For the month of November, 2008
Quite often readers email me with questions relating to sushi. Usually they’re easy to respond to, or if I don’t know the answer a quick search will help me out. But every once in a while, I’m completely stumped by a question. Such was the case with a recent email. A reader asked me five questions relating design to sushi, and since I’m at a loss for how to answer these questions really well, I’d like your help.
Here are the five questions. If you can answer even just one of them, I’d really appreciate it. Then later this week, I’ll combine all your thoughts to come up with a final list of answers that I can send back to the reader, and of course I’ll post them here for those who are interested. Thank you so much in advance!
- What are the basic principles of sushi?
- What are the higher principles of sushi?
- Where does inspiration come from?
- How does one measure “balance” in sushi?
- Is there such a thing as the perfect roll? If so, what makes it perfect?
As for this sushi roll, wouldn’t you agree that it’s designed quite beautifully? I’d say a nice balance is found between the ingredients – just try it, and you’ll see what I mean. For lovers of sashimi, it’s really fantastic.
P.S. Check out my awesome new RSS button, made for me by Harry of the Men with Pens. Isn’t it beautiful?
P.P.S. Sushi Day was the victim of a Drive-By Shooting! Hop on over there to see what they said about Sushi Day… but don’t worry, their critique is great, and any shooting, exploding, burning down, or otherwise murdering of my blog is all in good fun.Continue Reading
Like I mentioned two weeks ago, it has been two wonderful years of sushi since I launched Sushi Day. However, in those two years I’ve rarely, except in passing, told you anything about my dear boyfriend, Son. Unfair, really, because without him Sushi Day would have never come into existence. I’ve mentioned many times that the amazing design and coding for Sushi Day were all done by Son. What you didn’t know is that the entire idea for Sushi Day was his as well.
Son and I met in January, 2005, when we both were accepted onto a ballroom dance team at our university. He was in his first year of grad school for his Master’s in Computer Science; I was a freshman dance major. Very handsome and obviously far too cool for dorky, nerdy little me, I always saw him as out of my league. Still, I made an effort to dance with him as much as I could – possibly as a subconscious effort to flirt with him, but mostly because he was the best male dancer there. I never imagined he would be interested in me – not until several months later, when we began chatting frequently both online and on the phone. On May 15, 2005, we went on our first date.
Now, exactly three and a half years later, we’re still as enamored with each other as we were when we first started dating. Sure, we’ve matured quite a bit and gotten to know each other incredibly well – he can predict my actions and reactions perfectly almost 100% of the time, and I can do the same for him. Though we no longer take dance lessons together, we’ve found we share other passions – we both love programming and food.
This led to the creation of Sushi Day. Back in 2006, Son decided we should create a blog for me. Of course, we didn’t want to be just another blog in a sea of sameness – we wanted to be unique. He came up with the idea to blog about sushi – at the time, there were several sushi websites, but no sushi blogs. Thanks to Son being the absolute best designer and programmer I know, (Me? Biased? Of course not!) I was lucky enough to get this beautiful blog you now read.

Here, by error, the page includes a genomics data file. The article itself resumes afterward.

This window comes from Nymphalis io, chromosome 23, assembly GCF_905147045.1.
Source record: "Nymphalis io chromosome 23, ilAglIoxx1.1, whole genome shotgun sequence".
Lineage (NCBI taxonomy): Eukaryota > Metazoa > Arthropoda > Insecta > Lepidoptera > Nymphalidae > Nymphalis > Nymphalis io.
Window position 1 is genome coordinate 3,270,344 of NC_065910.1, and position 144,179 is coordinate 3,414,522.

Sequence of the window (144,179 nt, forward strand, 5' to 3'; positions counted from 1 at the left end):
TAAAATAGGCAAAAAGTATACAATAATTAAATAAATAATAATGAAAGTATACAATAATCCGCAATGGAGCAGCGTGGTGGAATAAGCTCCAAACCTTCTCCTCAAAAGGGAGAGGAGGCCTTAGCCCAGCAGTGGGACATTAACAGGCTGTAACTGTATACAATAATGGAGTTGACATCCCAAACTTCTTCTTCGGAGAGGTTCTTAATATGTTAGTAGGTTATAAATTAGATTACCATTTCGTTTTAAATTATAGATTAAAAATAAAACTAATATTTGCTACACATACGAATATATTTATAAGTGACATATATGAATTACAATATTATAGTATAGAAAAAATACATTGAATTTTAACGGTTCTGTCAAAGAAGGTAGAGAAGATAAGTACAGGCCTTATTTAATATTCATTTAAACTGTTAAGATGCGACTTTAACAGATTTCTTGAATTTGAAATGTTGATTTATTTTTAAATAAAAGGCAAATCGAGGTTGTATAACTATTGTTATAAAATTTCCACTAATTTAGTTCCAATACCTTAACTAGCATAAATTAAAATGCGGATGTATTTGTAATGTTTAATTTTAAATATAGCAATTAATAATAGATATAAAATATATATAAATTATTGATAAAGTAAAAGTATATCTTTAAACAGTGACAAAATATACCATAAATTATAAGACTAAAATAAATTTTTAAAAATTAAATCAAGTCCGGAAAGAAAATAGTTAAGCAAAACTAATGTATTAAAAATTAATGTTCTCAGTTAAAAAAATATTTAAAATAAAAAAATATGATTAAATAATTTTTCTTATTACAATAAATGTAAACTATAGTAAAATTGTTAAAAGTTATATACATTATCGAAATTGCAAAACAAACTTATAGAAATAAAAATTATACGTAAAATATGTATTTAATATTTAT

Almost everything I do nowadays, I do because of him. I cook because of him, I blog because of him, I code because of him. I’ve found you, all my wonderful friends all over the world, because of him. The best part is when I do something great, and he gives me that special smile – that smile that shows me just how proud of me he is, and how incredibly much he loves me. I’d do darn near anything for that smile.
So today, on the 15th day of November, 2008, my dearest turns 27 years old. Happy birthday, my love, and here’s to so many more.
Don’t worry, I got all the sappy love story out of my system for now. Sushi will be back tomorrow, I promise! Be sure to subscribe to the feed so you don’t miss a single sushi recipe.Continue Reading
So what do you do if you run out of nori in the middle of making sushi? Well, after the initial “oh crud” moment, you find a way to replace it. Lucky for me, I have a TON of spring roll wrappers laying around, which turn out to be the perfect replacement for nori. Not only are they sturdy enough to roll sushi in without falling apart, they are also fairly bland, so they’re great for people who don’t like the taste of nori in the first place.
Since the name “sushi” refers to the seasoned rice that is used rather than the way the roll is made, these rolls that are reminiscent of spring rolls can still be considered sushi. But if you are making them at home, don’t feel like you have to eat them just like sushi. You’re free to skip slicing them into several pieces, and instead eat them with your hands and dip them into a sauce just like you might a spring roll.
Oh, and before I give you the recipe, I must say something about the sauce. This sauce is amazing. Sure the combination sounds a little weird – not often would you mix mayonnaise, shoyu, Sriracha sauce, and brown sugar – but the result is sweet, salty, creamy, and just a little spicy. It’s seriously addictive – not only did we drench this roll with it, but we ended up dipping several other rolls in the sauce as well.